np.any() function tests whether any element in a NumPy array evaluates to true:
np.any(np.array([[1, 0], [0, 0]])) # Expected result # True
The input can have any shape and the data type does not have to be boolean (as long as it’s truthy). If none of the elements evaluate to true, the function returns false:
np.any(np.array([[0, 0], [0, 0]])) # Expected result # False
Passing in a value for the
axis argument makes
np.any() a reducing operation. Say we want to know which rows in a matrix have any truthy elements. We can do that by passing in
np.any(np.zeros((2, 3)), axis=-1) # Expected result # array([False, False])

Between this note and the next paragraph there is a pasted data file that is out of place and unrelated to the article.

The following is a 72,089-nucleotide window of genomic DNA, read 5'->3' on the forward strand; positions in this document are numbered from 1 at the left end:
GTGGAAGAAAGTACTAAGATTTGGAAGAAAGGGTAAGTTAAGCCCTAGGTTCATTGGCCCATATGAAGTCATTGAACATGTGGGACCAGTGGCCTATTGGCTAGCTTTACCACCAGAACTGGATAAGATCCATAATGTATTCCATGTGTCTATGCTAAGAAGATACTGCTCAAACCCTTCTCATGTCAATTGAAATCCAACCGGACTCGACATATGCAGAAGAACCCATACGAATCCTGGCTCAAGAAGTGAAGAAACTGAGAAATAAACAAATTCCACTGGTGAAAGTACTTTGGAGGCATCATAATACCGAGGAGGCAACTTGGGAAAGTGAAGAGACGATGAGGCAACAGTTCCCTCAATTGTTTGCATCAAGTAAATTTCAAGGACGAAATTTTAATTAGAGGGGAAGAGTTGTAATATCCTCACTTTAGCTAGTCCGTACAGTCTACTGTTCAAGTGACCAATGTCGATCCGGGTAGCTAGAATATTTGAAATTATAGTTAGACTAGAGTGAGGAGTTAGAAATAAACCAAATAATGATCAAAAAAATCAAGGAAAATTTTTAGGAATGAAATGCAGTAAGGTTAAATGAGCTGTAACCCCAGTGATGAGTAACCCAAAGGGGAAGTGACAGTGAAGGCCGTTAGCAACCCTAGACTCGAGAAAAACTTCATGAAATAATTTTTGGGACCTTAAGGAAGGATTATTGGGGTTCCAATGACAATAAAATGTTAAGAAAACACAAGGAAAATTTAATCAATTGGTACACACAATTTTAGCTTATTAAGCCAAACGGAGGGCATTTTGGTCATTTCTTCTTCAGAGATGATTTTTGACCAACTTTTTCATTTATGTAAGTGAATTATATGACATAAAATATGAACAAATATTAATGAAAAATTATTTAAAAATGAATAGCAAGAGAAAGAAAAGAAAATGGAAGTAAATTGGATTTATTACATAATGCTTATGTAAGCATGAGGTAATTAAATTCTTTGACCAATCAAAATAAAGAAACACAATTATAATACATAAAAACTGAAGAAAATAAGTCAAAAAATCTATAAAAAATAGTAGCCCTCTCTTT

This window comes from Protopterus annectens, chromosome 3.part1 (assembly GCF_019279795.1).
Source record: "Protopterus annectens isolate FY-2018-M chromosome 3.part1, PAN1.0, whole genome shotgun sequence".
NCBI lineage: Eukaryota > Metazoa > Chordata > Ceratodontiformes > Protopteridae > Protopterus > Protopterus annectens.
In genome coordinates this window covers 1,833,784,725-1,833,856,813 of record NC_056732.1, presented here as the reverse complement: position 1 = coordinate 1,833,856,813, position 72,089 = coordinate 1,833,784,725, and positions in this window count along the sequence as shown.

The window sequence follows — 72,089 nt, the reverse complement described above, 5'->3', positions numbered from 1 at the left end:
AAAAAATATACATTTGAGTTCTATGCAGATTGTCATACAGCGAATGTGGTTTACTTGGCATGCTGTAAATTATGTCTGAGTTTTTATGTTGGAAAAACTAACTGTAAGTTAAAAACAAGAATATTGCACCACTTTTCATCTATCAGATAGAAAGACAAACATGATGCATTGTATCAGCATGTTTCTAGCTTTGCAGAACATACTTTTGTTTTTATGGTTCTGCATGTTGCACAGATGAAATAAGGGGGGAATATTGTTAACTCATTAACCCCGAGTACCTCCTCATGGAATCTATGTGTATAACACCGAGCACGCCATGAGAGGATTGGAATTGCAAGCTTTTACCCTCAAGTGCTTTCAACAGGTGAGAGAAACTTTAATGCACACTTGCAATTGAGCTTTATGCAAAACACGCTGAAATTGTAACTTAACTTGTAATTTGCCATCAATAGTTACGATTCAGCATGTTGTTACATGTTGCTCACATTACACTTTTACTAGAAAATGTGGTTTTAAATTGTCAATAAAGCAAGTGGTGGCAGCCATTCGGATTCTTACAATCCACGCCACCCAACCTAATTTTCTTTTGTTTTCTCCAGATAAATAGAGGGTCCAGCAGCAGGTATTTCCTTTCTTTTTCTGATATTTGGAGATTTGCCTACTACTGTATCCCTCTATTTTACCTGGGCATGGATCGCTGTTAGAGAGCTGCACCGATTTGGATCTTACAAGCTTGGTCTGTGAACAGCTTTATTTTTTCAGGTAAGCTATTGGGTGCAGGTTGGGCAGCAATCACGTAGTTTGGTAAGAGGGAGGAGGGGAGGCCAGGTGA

There are two rows and for each of them, none of the elements evaluate to true. The
-1 value here is shorthand for “the last axis”.
Easy enough! NumPy also has a function called
np.all() which has the same API as
np.any() but returns true when all of the elements evaluate to true.
If you want to improve your knowledge of NumPy, I recommend Chapter 2 of the Python Data Science Handbook. I get commissions for purchases made through this link. So you can learn more about NumPy and support the blog at the same time!